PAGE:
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Peter Flood mom and calf

Emergency Petition Seeks to Shield Right Whale Moms, Calves From Vessel Strikes

For Immediate Release, November 1, 2022 WASHINGTON-Conservation groups filed an emergency rulemaking petition with the...
The Yushin Maru catcher ship of the Japanese whaling fleet injures a whale with its first harpoon attempt, and takes a further three harpoon shots before finally killing the badly injured fleeing whale. Finally they drowned the mammal beneath the harpooon deck of the ship to kill it.  Southern Ocean.  07.01.2006

Moves to overturn whaling ban rejected

Last week, the 68th meeting of the International Whaling Commission (IWC, the body that regulates...

Nearly 500 whales die in New Zealand

The number of pilot whales that have died following a mass stranding in New Zealand...

200 pilot whales killed in latest Faroese slaughter

More than 200 pilot whales have been slaughtered in Sandagerði (Torshavn) in the Faroe Islands....

U.S. Navy receives approval for exercises in Pacific Northwest

Despite efforts by WDC and other concerned groups, on Thursday the National Marine Fisheries Service (NMFS), the U.S. agency responsible for the stewardship of marine mammal populations in U.S. waters, authorized the US Navy’s Northwest Training and Testing (NWTT) proposal, which includes sonar testing and exercises within the range of the critically endangered Southern Resident orca population.  The range of the Navy’s NWTT grounds includes Puget Sound waters – designated as critical habitat for the Southern Residents – as well as the Olympic Coast National Marine Sanctuary, on the outer coast of Washington.  Southern Resident orcas travel the outer coasts of Washington, Oregon, and California in late fall through spring, an area currently proposed for expanded critical habitat.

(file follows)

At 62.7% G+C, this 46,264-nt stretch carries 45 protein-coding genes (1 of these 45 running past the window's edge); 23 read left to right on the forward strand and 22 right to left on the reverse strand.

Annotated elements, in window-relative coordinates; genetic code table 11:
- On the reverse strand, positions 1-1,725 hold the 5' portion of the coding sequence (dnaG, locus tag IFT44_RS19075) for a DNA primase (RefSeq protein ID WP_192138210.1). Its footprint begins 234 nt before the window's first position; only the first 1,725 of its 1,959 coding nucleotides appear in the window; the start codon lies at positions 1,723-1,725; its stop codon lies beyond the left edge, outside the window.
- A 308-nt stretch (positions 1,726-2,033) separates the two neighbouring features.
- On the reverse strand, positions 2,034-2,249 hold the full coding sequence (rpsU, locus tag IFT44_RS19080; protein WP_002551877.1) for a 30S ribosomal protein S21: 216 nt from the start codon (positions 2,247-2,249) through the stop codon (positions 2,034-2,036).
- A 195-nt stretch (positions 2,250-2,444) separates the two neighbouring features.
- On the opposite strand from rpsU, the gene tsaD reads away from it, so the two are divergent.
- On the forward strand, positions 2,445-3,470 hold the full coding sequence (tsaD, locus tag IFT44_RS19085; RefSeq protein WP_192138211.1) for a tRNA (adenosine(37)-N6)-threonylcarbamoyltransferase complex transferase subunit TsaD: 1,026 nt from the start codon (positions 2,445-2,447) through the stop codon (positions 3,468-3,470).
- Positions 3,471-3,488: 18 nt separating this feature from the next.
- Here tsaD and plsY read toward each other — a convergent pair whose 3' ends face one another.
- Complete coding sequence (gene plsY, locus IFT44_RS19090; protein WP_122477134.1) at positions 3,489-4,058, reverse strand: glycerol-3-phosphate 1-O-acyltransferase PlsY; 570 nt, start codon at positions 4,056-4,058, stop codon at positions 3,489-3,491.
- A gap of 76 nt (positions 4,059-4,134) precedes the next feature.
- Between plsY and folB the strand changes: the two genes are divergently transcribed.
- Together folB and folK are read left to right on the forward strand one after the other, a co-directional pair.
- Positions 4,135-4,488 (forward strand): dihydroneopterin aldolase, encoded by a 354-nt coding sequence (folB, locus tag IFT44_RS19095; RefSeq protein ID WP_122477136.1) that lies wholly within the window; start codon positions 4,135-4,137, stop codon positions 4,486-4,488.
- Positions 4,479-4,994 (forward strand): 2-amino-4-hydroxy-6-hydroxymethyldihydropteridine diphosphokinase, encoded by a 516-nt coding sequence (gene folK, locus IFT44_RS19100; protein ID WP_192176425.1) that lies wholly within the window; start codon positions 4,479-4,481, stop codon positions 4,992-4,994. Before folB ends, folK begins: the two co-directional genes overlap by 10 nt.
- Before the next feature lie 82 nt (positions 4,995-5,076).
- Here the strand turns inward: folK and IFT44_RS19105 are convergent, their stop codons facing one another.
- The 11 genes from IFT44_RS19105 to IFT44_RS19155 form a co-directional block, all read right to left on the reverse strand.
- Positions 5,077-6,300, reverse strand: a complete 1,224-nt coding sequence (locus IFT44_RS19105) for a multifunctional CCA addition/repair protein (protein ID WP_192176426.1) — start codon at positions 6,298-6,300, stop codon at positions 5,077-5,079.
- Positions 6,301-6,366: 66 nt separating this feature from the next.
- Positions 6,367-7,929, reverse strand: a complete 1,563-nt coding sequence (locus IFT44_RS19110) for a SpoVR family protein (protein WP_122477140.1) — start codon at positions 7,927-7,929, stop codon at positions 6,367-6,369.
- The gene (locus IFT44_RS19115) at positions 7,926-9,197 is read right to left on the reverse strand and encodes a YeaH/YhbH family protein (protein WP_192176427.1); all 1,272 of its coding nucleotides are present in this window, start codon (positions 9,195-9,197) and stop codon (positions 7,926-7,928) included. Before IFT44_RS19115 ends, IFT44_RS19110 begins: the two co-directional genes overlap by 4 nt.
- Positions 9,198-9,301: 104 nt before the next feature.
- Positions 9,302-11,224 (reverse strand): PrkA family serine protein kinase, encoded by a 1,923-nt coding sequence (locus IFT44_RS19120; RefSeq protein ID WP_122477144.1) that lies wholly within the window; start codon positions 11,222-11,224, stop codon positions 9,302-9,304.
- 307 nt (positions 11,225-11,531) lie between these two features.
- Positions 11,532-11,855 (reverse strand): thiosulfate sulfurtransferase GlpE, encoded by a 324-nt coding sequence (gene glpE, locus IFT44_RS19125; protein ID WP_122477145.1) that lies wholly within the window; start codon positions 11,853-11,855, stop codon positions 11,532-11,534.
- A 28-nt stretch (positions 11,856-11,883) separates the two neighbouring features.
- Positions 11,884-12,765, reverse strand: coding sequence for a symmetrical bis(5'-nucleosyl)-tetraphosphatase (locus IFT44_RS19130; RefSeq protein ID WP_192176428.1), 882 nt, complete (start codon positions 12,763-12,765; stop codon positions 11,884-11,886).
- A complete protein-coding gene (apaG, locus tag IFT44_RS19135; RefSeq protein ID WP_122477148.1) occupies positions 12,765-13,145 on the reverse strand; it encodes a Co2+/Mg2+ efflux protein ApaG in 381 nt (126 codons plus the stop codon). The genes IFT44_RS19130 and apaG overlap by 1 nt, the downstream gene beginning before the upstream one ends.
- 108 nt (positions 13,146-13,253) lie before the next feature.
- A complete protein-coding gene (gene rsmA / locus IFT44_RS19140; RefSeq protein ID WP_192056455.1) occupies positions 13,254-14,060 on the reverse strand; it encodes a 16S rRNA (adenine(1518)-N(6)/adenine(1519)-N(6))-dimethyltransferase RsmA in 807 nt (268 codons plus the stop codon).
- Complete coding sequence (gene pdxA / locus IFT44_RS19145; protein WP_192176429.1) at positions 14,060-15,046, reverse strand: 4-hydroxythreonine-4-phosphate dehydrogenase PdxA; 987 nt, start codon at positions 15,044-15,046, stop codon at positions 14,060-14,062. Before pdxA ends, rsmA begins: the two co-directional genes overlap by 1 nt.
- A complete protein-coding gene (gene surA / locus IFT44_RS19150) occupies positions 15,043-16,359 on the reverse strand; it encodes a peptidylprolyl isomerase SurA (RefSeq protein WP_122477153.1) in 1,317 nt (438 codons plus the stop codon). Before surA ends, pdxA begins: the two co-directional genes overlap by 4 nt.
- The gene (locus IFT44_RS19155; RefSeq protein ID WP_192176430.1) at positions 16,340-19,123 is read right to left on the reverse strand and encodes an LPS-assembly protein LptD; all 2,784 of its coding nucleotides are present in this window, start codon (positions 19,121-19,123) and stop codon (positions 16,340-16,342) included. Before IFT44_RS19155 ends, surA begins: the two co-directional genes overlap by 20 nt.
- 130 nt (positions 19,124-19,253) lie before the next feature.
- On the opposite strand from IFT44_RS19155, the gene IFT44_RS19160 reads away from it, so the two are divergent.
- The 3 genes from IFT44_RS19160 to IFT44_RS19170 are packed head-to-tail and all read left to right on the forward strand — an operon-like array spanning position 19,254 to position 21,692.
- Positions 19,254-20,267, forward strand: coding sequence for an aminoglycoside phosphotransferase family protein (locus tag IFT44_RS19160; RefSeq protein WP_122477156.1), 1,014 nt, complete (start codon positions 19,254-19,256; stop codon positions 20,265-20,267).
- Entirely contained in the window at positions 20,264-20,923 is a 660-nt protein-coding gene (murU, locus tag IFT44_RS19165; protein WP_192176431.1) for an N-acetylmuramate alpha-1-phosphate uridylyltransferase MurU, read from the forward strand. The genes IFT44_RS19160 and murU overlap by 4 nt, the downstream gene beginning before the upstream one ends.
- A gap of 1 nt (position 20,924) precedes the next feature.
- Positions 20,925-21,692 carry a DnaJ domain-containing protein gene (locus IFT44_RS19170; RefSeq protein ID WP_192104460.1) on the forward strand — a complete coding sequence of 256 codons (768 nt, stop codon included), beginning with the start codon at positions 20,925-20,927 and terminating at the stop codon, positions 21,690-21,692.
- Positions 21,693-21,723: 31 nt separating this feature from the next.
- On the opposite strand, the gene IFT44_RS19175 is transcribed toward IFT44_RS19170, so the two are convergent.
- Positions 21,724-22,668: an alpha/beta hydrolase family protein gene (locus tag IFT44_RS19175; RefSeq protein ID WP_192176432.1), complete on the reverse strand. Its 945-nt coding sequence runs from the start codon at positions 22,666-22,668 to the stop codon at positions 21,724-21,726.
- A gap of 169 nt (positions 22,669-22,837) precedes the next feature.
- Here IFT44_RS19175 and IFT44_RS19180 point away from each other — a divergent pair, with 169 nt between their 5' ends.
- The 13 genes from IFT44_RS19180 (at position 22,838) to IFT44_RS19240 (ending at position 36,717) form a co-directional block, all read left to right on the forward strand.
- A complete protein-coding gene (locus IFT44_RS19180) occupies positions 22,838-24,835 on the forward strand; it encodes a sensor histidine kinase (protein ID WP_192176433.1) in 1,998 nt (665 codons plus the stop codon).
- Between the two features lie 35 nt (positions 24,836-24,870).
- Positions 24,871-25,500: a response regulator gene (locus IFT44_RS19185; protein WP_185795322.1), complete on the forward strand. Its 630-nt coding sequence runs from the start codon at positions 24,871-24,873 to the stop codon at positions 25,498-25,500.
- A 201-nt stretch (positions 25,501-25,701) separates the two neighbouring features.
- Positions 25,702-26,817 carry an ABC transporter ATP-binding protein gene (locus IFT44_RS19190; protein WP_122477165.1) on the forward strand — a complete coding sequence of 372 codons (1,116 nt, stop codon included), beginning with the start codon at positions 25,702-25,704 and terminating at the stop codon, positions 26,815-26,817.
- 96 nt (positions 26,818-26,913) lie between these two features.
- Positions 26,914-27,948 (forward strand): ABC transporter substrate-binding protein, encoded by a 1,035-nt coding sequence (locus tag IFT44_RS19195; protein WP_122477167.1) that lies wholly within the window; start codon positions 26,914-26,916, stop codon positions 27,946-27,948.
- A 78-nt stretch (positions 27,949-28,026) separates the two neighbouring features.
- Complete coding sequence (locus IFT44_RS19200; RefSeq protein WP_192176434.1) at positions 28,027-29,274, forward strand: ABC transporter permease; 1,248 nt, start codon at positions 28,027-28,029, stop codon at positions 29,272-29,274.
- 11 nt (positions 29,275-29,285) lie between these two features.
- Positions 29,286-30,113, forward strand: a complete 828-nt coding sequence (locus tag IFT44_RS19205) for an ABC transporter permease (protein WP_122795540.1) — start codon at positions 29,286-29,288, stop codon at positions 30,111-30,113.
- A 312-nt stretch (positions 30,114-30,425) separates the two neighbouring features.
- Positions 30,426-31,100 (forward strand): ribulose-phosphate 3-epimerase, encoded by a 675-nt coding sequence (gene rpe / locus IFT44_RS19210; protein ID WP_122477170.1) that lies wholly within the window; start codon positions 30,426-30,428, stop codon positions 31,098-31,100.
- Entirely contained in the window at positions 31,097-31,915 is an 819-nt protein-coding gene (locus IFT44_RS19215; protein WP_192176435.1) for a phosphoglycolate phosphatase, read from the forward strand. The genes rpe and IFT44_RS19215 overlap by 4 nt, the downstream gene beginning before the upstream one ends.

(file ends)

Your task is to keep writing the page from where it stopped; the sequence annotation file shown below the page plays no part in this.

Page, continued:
Both the Navy and NMFS acknowledge the potential for disturbance of marine mammals by the planned activities, but state that “most will be low-level disturbances” or “short-term behavior changes.”  WDC’s Rekos Fellow for Orca Conservation, Colleen Weiler, has this response to the ruling: “For the endangered Southern Resident orcas, any activity that disturbs them, or disrupts an important activity such as foraging, can hardly be considered low-level.  We are disappointed by this ruling and will continue to work towards protecting the Southern Residents, as well as the two other orca ecotypes (Bigg’s and Offshores), whales, and dolphins who inhabit the affected waters.”